Stunning religious practice in Europe

December 28, 2020

If the European Union wants to welcome Jews and Muslims, it needs to make their legitimate religious practices welcome as well.
Last week, the Court of Justice of the European Union (CJEU), the EU’s highest court, dealt a serious blow to ritual Jewish and Muslim methods of animal slaughter. The court upheld a Belgian law that requires that animals must be stunned before they are killed. Neither Jewish nor Muslim law allows for stunning in the slaughter process.
Proponents of the CJEU ruling and supporters of the Belgian law assert that the stun-first approach is more humane. Critics argue that properly executed slaughter is less painful and less traumatic for the animals. Either way, the ruling is a serious setback for religious freedom in Europe. And it isn’t clear whether the ruling would also prohibit the importation of slaughtered meat that has not observed the stun-first requirement.
Rabbi Pinchas Goldschmidt, president of the Conference of European Rabbis, urged reconsideration. “Europe needs to reflect on the type of continent it wants to be. If values like freedom of religion and true diversity are integral, then the current system of law does not reflect that and needs to be urgently reviewed,” he said.
According to the CJEU, its ruling actually protects religious practices and doesn’t prohibit any religious observance. It argued that the ruling permitted religious practices since it “allow[s] a fair balance to be struck between the importance attached to animal welfare and the freedom of Jewish and Muslim believers to manifest their religion.”
That superficial analysis by the CJEU is remarkably naive and misinformed, since it improperly assumes that religious slaughter can be performed on a stunned animal. It cannot. And, besides, Jews and Muslims don’t want to “manifest” their religion — they want the freedom to practice their religions.
Two distinct elements in European society are promoting the ban on ritual slaughter. Opponents on the left are concerned about animal welfare, and see ritual slaughter as inhumane. Opponents on the far right are ultranationalists, who see Jewish and Muslim practices as alien imports to Christian Europe. Strange bedfellows, indeed. But through their issue alliance, opposition to ritual slaughter has taken on a life of its own, without regard to the sensibilities of Jews and Muslims.
According to Rabbi Menachem Margolin, the head of the Brussels-based European Jewish Association, had Belgium’s parliament “engaged properly with Jewish community officials before banning the practice, some satisfactory solutions could have been found, as has been the case in the Netherlands and elsewhere, because the method of slaughter is not crueler or [more] painful to animals than other methods.” But no such effort was made.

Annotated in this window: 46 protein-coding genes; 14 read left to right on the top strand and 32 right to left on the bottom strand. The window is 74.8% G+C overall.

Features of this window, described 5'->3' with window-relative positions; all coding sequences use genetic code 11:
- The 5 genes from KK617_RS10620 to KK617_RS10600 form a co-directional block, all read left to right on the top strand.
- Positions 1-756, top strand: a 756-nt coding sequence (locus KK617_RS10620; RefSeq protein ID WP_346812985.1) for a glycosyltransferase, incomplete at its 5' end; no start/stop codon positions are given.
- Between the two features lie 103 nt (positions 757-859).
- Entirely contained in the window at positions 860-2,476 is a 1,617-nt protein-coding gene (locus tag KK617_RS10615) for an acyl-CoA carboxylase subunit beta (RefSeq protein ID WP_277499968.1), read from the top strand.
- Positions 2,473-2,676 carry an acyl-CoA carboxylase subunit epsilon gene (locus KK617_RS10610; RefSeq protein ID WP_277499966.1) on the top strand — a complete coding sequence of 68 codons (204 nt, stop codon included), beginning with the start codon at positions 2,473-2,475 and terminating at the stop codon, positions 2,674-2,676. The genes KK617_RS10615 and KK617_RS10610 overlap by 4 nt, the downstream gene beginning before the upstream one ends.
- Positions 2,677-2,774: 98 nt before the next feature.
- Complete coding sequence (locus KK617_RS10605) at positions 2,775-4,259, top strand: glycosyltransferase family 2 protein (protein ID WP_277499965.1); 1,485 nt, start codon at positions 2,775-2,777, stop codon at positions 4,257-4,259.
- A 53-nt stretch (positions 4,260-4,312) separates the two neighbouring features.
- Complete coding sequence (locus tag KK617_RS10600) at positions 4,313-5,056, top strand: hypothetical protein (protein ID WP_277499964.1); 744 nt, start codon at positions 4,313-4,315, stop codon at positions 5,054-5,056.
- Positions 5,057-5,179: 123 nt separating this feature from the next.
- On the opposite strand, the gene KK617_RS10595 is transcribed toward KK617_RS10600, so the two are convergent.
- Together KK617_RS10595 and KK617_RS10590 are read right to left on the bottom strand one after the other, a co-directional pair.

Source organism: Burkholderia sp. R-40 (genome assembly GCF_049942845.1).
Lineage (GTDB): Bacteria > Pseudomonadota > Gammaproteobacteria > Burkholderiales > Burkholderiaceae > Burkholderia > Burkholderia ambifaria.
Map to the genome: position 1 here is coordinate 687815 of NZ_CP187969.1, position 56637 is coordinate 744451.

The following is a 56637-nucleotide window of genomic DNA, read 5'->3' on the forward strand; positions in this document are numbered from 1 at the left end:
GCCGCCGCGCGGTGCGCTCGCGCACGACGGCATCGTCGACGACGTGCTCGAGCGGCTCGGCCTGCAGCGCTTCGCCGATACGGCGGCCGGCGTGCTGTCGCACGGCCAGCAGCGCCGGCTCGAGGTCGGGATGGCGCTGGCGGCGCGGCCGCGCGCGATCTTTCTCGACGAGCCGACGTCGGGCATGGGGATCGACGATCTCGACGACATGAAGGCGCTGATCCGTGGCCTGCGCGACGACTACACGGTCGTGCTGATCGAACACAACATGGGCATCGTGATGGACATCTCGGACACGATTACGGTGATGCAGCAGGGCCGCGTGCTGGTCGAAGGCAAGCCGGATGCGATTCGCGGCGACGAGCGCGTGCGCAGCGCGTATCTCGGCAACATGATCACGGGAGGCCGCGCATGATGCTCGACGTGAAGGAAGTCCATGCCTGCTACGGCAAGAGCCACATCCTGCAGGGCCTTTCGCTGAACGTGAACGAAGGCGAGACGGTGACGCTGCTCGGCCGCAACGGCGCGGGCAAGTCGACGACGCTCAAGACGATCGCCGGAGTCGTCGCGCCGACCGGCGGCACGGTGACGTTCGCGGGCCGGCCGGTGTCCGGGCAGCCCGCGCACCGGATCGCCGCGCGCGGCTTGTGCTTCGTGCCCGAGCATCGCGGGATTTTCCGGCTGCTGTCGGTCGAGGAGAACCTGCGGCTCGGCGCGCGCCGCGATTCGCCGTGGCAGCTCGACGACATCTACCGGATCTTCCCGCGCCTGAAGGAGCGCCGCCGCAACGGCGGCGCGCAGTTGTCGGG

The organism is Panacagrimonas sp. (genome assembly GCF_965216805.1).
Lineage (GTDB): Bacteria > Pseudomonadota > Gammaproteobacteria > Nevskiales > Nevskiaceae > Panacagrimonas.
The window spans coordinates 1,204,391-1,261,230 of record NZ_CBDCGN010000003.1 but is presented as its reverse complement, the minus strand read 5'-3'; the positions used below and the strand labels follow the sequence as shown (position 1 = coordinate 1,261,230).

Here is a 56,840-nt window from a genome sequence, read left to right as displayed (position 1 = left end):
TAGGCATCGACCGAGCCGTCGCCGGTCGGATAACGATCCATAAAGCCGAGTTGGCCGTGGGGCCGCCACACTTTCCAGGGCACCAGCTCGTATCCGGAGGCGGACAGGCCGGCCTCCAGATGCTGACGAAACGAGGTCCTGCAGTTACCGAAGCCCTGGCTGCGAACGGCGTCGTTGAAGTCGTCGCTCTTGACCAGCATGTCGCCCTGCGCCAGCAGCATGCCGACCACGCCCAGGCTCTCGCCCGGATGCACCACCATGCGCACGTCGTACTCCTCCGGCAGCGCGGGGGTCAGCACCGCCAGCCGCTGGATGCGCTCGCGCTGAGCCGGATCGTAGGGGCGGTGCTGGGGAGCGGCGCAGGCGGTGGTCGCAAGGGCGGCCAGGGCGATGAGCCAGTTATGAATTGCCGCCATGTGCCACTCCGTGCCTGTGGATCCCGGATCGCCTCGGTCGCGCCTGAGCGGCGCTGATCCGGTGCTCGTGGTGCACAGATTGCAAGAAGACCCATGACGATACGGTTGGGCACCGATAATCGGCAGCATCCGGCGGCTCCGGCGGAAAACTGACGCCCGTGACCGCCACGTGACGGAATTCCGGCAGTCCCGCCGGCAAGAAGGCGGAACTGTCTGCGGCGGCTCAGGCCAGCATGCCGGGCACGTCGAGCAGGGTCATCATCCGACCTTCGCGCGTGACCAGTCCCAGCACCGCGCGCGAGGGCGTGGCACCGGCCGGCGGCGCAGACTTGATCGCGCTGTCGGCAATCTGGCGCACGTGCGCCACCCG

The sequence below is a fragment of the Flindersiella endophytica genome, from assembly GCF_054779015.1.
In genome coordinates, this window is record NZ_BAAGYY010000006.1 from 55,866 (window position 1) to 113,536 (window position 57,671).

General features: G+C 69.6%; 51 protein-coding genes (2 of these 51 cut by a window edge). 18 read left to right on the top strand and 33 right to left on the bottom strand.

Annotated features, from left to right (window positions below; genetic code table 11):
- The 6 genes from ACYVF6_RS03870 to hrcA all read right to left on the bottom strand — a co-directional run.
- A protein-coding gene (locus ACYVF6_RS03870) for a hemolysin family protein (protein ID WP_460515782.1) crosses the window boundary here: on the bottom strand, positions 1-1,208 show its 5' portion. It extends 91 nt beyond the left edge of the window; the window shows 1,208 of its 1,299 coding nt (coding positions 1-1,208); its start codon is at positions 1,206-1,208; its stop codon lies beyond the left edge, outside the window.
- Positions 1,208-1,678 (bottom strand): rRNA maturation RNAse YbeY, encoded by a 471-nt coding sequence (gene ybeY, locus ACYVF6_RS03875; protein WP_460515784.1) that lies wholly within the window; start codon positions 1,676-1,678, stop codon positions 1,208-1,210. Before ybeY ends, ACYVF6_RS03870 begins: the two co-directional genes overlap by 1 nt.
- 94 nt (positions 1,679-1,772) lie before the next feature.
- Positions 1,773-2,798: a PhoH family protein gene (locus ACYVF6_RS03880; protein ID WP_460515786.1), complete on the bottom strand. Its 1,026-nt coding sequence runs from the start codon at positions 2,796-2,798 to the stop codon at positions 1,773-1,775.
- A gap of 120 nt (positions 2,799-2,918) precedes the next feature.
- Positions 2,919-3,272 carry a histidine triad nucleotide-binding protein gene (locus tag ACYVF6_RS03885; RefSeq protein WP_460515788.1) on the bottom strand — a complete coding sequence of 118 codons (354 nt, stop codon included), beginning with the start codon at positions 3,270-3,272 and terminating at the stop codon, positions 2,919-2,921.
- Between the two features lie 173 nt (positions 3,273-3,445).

Not every Jew in Europe eats kosher meat. But the availability of kosher food is one of the markers of a thriving Jewish life. In a pluralistic society, every effort must be made to enable such religious observances. If the European Union wants to welcome Jews and Muslims, it needs to make their legitimate religious practices welcome as well.
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Four appear in court over alleged antisemitism shouted from convoy

Four men have appeared in court charged with shouting antisemitic abuse from a convoy of cars in north London earlier this year.
Mohammed Iftikhar Hanif, 27; Jawaad Hussain, 24; Asif Ali, 25; and Adil Mota, 26, were seen covering their faces as they arrived and left Westminster Magistrates’ Court on Wednesday.
They are charged with using threatening, abusive or insulting words, or behaviour with intent likely to stir up racial hatred.
All four men from Blackburn entered not guilty pleas, with Mr Mota’s lawyer telling the court that his client was travelling as part of the convoy but wasn’t involved in the incident.
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Statement on COVID-19 economic policy response

Following up on the videoconference on 10 March 2020 between European Council Members, as well as the ECB President, the Eurogroup President and the High Representative, the Eurogroup held an in-depth discussion today, together with non-Euro Area Members, on how to respond to the extraordinary human and economic crisis caused by the Corona virus.